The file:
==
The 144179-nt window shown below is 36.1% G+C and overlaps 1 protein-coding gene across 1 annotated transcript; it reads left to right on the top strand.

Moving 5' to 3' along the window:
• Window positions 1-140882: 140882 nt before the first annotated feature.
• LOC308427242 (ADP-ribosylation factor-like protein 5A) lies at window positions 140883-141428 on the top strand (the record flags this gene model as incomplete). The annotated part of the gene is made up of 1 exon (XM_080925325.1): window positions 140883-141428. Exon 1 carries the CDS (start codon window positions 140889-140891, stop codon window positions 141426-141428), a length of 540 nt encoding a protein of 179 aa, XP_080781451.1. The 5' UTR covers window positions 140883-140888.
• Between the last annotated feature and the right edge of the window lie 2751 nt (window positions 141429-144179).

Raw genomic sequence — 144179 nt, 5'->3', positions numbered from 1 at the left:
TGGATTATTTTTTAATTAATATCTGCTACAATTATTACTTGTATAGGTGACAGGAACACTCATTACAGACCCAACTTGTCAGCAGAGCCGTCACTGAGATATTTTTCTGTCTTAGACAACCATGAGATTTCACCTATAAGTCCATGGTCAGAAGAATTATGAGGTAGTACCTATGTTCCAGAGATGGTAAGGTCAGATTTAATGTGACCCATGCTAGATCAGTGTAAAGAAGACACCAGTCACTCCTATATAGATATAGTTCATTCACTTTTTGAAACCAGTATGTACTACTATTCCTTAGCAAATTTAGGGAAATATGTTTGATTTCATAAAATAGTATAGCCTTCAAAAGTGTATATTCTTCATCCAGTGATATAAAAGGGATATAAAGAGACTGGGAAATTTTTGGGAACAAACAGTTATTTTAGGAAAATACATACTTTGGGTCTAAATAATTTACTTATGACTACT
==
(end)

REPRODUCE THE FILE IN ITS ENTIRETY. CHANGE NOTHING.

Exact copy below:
The 144179-nt window shown below is 36.1% G+C and overlaps 1 protein-coding gene across 1 annotated transcript; it reads left to right on the top strand.

Moving 5' to 3' along the window:
• Window positions 1-140882: 140882 nt before the first annotated feature.
• LOC308427242 (ADP-ribosylation factor-like protein 5A) lies at window positions 140883-141428 on the top strand (the record flags this gene model as incomplete). The annotated part of the gene is made up of 1 exon (XM_080925325.1): window positions 140883-141428. Exon 1 carries the CDS (start codon window positions 140889-140891, stop codon window positions 141426-141428), a length of 540 nt encoding a protein of 179 aa, XP_080781451.1. The 5' UTR covers window positions 140883-140888.
• Between the last annotated feature and the right edge of the window lie 2751 nt (window positions 141429-144179).

Raw genomic sequence — 144179 nt, 5'->3', positions numbered from 1 at the left:
TGGATTATTTTTTAATTAATATCTGCTACAATTATTACTTGTATAGGTGACAGGAACACTCATTACAGACCCAACTTGTCAGCAGAGCCGTCACTGAGATATTTTTCTGTCTTAGACAACCATGAGATTTCACCTATAAGTCCATGGTCAGAAGAATTATGAGGTAGTACCTATGTTCCAGAGATGGTAAGGTCAGATTTAATGTGACCCATGCTAGATCAGTGTAAAGAAGACACCAGTCACTCCTATATAGATATAGTTCATTCACTTTTTGAAACCAGTATGTACTACTATTCCTTAGCAAATTTAGGGAAATATGTTTGATTTCATAAAATAGTATAGCCTTCAAAAGTGTATATTCTTCATCCAGTGATATAAAAGGGATATAAAGAGACTGGGAAATTTTTGGGAACAAACAGTTATTTTAGGAAAATACATACTTTGGGTCTAAATAATTTACTTATGACTACT